Dear Laura London:
One of the most useful concepts I’ve learned from romance readers online is that of reader consent. Gypsy Heiress is in many respects similar to The Bad Baron’s Daughter, a book I loved. Both are old skool historical romances featuring a young heroine who’s essentially alone and unprotected; she becomes entangled with a powerful, ruthless man and is threatened by a dark villain. But what was fun in that story gave me serious unease in this one. The book lost my consent early on, when the heroine is threatened with rape; perhaps it’s because she is so genuinely helpless, so completely outclassed in every single way — alone, injured, poor, despised — and the rapist is so chillingly unconcerned. Although she is technically saved by the hero, it was done in such a way that I was still terrified for her; I found it hard to accept these two men as the hero and secondary hero of a romance.
It’s a shame, because the titular Liza, who discovers unexpectedly that she’s the heiress to a large English estate, is more interesting than the standard London historical heroine. She’s not so much youthfully naive as she is a fish out of water: having grown up with her Gypsy mother’s family, she finds the lifestyle of the Regency England ruling class pretty bizarre. Since I know virtually nothing about Romani culture, I googled details given in the book; it appears that considerable research was done, but important aspects of the culture have been glossed over or left out entirely. In that sense, you could say that it’s a romanticized portrayal. Liza, although a fairly down to earth person, also tends to flowery language in times of emotion, which is linked with her background: “To concede my love seemed as natural and guileless as the new leaf uncurling from its stem. It was a soft emotion, linked forever in the past with the dripping sands of time…” I really couldn’t say whether the book “gets it right,” overall. However, Liza genuinely feels like someone from another culture, one she quite naturally thinks is superior, and she’s realistically sensitive to slights and stereotypes about her heritage:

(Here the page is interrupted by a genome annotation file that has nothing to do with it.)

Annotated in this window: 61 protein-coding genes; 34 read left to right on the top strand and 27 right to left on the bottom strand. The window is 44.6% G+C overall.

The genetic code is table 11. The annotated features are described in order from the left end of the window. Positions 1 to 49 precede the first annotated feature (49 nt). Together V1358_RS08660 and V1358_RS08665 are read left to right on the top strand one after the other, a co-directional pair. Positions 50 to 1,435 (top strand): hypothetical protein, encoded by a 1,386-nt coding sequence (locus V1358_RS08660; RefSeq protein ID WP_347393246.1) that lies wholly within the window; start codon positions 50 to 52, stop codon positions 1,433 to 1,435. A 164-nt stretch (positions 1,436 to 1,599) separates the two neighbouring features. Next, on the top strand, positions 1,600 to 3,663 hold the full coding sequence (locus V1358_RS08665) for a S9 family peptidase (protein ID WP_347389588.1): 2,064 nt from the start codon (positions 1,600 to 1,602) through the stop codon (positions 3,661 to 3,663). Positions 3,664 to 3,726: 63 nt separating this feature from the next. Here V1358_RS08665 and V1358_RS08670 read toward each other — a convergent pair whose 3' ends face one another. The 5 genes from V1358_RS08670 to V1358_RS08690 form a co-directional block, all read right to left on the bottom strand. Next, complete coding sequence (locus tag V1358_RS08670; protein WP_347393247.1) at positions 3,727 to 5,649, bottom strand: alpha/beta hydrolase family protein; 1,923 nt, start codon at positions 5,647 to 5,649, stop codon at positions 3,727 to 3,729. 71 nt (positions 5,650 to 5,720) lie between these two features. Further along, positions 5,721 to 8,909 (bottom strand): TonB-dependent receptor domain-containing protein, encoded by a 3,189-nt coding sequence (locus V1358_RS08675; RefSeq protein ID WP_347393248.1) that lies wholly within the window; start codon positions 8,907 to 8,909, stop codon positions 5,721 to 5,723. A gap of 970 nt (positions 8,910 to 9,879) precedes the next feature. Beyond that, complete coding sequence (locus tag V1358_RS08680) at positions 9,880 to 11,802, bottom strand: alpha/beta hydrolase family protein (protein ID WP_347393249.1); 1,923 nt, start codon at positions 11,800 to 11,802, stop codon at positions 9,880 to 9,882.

Betty made her own preparations for bed, clucking at my eccentric ways, and then knelt by her truckle bed and pointedly said her prayers aloud, enunciating each word in a clear, ringing tone, hoping, no doubt, that they would have a good effect on my heathen manners.
The book is gothic in tone, and Liza has her fair share of “had I but known” moments, but she’s not foolishly trusting. Although she falls for Lord Brockhaven, she doesn’t idealize him — in fact she fails to appreciate his protectiveness, thinking he sees her as a tool against the former heirs. Her confused feelings are expressed in dreams in which Brockhaven fluctuates between hero and villain.
You could argue that Brockhaven is an improvement on other London heroines. Of course he treats Liza like a child, but he’s trying to maintain an appropriate guardian/ward relationship, and with good reason. But he lacked the… coolness factor of other heroes, that might make his sins more forgivable. I warmed to him a little more when his sense of humor appeared, and when we learn the truth about his part in the almost-rape, but I still think Liza could have done better. Though I did enjoy their loves scenes (kisses only), especially one in which Liza is masked and incognito.
Most of the secondary characters didn’t help. The careless rapist of the beginning later becomes a concerned friend and appropriate mate, with no apparent change of heart. It’s just that he knows how to treat a “lady.” Other characters are entirely unpleasant, with none of the acerbic charm found in those of The Bad Baron’s Daughter. Perhaps the most enjoyable part of the book is Liza’s friendship with another curious and adventurous girl; naughty youthful hijinks ensue.
If I were grading only on my own feelings, I might give this a C-, but I don’t think it was bad, per se. It might work better for readers who enjoy a gothic feel more than I do, or who have less sensitive old skool triggers. C